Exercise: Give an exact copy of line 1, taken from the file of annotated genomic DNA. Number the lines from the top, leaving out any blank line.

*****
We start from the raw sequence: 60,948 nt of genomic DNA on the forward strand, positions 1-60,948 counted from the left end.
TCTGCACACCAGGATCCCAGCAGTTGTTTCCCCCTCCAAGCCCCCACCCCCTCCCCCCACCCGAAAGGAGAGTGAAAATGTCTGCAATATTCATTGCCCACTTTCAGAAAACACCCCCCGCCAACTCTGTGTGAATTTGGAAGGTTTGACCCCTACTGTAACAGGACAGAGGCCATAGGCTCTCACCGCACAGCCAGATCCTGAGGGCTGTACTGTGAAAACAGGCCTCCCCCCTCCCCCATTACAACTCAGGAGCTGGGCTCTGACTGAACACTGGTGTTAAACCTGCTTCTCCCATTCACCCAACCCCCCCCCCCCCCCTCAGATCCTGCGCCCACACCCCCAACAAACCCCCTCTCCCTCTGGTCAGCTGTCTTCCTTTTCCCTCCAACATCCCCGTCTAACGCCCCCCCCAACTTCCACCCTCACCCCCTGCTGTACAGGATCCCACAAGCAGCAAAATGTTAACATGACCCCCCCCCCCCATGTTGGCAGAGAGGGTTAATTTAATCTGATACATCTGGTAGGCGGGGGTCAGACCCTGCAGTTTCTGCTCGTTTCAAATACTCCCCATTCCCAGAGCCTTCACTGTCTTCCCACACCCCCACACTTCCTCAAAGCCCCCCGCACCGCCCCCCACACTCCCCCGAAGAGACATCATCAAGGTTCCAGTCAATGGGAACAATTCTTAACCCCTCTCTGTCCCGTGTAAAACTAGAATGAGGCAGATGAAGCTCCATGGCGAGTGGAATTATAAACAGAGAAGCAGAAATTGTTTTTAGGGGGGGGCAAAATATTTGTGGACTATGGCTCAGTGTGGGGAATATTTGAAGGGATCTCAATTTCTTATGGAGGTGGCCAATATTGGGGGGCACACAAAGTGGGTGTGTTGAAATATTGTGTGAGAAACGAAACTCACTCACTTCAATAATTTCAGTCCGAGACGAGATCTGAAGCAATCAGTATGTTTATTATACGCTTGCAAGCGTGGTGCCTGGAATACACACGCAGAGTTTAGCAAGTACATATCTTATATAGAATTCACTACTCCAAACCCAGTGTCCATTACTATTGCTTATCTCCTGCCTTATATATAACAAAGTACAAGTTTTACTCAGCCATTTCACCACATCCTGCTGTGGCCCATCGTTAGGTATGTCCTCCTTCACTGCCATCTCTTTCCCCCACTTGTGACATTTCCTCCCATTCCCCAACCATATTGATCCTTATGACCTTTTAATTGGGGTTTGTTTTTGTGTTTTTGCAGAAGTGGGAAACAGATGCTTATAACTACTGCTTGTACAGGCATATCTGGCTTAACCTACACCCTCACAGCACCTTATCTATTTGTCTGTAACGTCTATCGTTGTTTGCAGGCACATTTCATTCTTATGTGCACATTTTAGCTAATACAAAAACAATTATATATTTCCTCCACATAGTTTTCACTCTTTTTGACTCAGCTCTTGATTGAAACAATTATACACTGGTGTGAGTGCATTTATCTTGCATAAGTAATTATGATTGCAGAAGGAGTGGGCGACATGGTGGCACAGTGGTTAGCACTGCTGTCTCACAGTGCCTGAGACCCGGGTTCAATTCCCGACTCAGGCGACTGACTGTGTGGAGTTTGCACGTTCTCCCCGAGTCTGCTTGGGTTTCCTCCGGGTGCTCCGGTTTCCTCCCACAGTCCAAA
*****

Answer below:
We start from the raw sequence: 60,948 nt of genomic DNA on the forward strand, positions 1-60,948 counted from the left end.